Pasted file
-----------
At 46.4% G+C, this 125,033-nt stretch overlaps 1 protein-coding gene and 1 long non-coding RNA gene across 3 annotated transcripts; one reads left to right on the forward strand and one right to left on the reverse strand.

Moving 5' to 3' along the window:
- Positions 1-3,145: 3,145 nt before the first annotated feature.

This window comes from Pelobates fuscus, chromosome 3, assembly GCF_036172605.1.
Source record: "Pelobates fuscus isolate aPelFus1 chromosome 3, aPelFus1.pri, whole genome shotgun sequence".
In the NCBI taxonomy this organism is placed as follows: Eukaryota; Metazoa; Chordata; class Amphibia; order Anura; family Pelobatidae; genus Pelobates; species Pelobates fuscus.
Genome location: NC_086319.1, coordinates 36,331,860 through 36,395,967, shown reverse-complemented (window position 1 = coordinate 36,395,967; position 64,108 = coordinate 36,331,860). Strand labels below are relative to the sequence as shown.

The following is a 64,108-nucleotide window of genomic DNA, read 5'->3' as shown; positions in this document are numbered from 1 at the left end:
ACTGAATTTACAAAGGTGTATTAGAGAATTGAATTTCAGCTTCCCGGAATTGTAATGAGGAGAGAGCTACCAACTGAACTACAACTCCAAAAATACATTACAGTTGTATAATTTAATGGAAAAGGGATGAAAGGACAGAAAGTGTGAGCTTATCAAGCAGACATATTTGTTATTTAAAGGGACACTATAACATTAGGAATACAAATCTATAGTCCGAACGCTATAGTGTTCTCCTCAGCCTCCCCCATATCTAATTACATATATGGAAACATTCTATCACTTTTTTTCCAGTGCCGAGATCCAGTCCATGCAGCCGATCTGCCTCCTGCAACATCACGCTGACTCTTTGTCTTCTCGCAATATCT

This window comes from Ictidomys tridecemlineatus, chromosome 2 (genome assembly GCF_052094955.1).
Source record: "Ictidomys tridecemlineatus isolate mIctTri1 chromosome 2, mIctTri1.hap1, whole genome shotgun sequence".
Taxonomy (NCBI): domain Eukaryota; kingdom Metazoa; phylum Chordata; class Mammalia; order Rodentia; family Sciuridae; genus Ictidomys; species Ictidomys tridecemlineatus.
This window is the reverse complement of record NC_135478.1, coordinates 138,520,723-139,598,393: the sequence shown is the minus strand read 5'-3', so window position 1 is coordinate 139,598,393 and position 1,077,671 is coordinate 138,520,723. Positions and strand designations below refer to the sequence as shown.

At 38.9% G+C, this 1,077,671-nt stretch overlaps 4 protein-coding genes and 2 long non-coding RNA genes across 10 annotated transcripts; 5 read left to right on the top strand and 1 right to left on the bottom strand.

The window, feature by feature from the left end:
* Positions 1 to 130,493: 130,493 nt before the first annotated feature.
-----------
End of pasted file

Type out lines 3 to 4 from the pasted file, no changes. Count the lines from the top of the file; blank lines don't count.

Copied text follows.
- Positions 1-3,145: 3,145 nt before the first annotated feature.

This window comes from Pelobates fuscus, chromosome 3, assembly GCF_036172605.1.